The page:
The world's most interesting license, the GPL, has been 'being updated' since January, by the Free Software Foundation. The license has not been updated within the last 15 years (it's now on version 2), and is now beginning to need to address things such as DRM.
And, of course, DRM is the natural sticking point. In the GPL, DRM is referred to as "Digital Restrictions Management" instead of "Digital Rights Management," a terminology that illustrates the lack of love for the concept amongst most open-source believers. In the first draft of the license submitted in January, the GPL was to state that no GPL licensed software could be used in code designed for copy protection.
However, after considerable feedback, the scope was broadened to "no denying users' rights through technical measures." The clause was expanded to prevent hardware chips that made sure a device would only run with a certain version of free software, such as PVRs. TiVo, for example, has used Linux since inception, but installed a chip to check a cryptographic sum of the build to make sure that it only ran TiVo's software. Basically, if your device runs any form of hardware permission check, you're in violation of the GPL.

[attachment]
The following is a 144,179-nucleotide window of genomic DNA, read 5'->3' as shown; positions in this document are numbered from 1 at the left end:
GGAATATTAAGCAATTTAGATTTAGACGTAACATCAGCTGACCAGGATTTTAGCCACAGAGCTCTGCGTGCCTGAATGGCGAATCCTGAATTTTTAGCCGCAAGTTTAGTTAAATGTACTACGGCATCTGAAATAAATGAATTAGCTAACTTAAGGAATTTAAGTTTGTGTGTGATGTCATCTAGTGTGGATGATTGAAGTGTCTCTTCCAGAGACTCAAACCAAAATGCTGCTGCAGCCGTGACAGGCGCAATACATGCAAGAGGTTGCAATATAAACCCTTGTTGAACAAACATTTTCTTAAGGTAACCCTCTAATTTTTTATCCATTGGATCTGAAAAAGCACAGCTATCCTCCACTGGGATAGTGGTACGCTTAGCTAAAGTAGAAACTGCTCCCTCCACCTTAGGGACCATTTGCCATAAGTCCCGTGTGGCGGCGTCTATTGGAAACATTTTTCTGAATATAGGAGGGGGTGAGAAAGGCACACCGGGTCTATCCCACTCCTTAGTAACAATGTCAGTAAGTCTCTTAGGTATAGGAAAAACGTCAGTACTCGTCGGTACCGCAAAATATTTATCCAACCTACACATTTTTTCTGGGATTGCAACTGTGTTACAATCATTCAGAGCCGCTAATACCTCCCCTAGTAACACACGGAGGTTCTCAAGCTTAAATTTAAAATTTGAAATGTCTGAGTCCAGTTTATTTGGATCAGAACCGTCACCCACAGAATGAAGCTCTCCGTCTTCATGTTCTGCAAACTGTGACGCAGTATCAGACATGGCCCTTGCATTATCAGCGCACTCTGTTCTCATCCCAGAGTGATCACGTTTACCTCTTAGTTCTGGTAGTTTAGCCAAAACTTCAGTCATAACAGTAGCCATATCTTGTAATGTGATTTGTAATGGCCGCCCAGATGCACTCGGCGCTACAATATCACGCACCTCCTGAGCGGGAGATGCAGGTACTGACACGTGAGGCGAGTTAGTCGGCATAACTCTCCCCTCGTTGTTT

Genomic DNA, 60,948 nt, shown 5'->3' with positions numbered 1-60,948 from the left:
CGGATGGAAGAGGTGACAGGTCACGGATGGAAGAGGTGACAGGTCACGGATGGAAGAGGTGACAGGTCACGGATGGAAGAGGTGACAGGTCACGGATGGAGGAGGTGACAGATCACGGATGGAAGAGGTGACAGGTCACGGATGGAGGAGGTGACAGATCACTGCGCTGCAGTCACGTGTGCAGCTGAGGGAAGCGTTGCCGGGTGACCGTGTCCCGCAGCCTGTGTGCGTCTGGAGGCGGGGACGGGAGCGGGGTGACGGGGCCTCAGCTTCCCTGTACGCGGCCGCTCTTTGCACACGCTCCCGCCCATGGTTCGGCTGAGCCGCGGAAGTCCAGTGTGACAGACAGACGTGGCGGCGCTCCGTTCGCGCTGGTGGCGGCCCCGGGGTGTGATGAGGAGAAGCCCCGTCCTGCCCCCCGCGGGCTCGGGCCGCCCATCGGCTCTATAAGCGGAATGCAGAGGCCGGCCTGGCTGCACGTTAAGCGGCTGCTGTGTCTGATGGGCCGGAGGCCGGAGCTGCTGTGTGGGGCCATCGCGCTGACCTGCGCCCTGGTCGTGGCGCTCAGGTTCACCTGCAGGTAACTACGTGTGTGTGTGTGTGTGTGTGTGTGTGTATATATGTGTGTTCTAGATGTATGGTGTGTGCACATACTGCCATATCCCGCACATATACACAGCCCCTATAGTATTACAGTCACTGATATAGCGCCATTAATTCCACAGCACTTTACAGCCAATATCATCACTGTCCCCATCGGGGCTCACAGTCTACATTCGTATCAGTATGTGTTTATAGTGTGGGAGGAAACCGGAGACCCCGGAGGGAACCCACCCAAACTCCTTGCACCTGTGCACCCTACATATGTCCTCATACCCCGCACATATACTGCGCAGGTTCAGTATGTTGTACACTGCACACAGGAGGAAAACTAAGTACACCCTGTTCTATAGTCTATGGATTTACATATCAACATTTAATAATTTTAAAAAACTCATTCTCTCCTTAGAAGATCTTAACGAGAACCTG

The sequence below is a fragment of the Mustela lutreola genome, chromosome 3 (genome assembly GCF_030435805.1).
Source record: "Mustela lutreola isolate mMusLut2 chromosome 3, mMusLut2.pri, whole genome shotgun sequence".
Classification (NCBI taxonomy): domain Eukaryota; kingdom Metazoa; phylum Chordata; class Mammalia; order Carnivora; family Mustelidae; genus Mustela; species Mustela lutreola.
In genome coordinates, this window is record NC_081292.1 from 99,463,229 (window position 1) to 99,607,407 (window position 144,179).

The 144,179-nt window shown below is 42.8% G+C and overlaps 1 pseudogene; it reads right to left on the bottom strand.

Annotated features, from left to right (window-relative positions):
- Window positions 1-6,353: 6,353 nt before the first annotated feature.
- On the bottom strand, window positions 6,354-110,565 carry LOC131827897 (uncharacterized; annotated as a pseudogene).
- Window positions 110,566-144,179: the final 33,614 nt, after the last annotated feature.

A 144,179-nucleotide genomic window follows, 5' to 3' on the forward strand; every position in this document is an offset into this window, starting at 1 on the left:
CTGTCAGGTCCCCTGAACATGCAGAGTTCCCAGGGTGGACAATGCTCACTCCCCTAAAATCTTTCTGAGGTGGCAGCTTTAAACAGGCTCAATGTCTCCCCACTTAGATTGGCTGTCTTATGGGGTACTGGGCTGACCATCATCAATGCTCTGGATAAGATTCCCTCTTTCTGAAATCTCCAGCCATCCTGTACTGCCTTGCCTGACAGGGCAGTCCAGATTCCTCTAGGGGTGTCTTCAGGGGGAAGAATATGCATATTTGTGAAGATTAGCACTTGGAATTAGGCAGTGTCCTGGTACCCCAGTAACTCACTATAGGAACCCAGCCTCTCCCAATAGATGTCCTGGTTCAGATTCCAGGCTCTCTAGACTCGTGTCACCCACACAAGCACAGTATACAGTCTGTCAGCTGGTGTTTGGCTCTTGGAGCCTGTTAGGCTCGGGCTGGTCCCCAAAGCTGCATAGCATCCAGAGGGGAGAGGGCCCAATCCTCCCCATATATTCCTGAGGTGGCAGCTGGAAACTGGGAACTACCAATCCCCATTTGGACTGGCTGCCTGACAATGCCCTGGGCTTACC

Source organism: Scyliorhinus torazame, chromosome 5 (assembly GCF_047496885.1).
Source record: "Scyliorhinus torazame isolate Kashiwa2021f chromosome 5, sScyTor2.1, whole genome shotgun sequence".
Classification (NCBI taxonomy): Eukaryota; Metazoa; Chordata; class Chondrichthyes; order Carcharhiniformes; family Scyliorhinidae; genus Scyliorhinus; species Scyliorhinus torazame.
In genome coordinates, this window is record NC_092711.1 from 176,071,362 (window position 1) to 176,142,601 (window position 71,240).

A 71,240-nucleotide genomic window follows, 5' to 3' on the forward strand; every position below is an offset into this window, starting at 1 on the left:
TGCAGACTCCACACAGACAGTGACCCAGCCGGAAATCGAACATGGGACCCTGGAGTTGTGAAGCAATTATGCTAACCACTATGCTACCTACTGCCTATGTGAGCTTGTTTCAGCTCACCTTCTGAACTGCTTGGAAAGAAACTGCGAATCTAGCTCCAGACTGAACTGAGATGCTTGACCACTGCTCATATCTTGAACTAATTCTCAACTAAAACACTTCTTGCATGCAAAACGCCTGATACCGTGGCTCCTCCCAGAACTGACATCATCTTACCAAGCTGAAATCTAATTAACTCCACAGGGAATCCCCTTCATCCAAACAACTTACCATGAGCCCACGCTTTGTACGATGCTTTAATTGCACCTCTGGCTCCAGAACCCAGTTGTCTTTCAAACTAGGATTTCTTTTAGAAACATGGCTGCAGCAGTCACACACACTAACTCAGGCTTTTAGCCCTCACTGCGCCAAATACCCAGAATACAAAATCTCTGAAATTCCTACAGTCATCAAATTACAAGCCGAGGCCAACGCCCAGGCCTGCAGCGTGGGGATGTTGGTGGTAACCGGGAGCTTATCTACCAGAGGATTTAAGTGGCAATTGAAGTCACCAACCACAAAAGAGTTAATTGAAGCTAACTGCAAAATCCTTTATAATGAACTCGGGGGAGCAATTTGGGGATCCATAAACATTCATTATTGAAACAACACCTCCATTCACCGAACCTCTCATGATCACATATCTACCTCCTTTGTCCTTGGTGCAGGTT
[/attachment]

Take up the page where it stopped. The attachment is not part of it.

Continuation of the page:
Though this seems like a move aimed squarely to protect a user's rights to put free software on any machine they own, Linus Torvalds (the original designer of Linux, for those under a rock) feels it's gone too far. "I don't think it's my place as a software developer to judge how hardware works around it,"
The Free Software foundation disagrees. To the FSF, any type of technical checksum that would prevent a modified version of code from running is contrary to the license. Eben Moglen, the foundation's lead attorney, had this to say: "If you're keeping the right to modify and not conveying that right to modify, you're violating the license."
The third and final draft of the GPL v3 should be released sometime in late October. After the final hashing out of that draft, the new GPL v3 will be effective, likely right before 2007. Don't expect Linux to be affected, though... Mr. Torvalds has only licensed Linux specifically under GPL v2, as opposed to "v2 or later" as many things are designed.
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